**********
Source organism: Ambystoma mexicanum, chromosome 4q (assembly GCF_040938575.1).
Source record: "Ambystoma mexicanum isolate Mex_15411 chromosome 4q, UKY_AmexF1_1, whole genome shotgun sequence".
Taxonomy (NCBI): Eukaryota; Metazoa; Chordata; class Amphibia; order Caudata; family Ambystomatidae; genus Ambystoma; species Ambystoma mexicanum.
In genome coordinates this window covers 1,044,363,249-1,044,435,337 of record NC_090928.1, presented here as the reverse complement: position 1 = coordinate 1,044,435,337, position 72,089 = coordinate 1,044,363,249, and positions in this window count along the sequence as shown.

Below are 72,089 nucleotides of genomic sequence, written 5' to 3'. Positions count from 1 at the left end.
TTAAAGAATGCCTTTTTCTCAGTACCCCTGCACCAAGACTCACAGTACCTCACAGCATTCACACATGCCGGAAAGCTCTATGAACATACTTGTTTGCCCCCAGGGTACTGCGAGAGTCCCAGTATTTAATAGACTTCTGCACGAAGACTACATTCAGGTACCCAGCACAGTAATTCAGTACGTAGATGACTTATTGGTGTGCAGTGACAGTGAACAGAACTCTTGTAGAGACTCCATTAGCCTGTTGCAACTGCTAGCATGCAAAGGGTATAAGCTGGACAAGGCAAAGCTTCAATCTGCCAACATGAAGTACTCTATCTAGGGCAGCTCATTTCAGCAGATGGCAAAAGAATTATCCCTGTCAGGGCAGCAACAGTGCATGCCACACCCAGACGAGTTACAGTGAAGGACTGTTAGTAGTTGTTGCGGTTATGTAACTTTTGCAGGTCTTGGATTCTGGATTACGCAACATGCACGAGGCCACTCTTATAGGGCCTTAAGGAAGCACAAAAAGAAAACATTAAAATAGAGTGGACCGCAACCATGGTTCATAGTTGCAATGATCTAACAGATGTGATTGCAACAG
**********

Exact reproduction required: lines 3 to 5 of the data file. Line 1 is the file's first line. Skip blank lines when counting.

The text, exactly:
Taxonomy (NCBI): Eukaryota; Metazoa; Chordata; class Amphibia; order Caudata; family Ambystomatidae; genus Ambystoma; species Ambystoma mexicanum.
In genome coordinates this window covers 1,044,363,249-1,044,435,337 of record NC_090928.1, presented here as the reverse complement: position 1 = coordinate 1,044,435,337, position 72,089 = coordinate 1,044,363,249, and positions in this window count along the sequence as shown.

Below are 72,089 nucleotides of genomic sequence, written 5' to 3'. Positions count from 1 at the left end.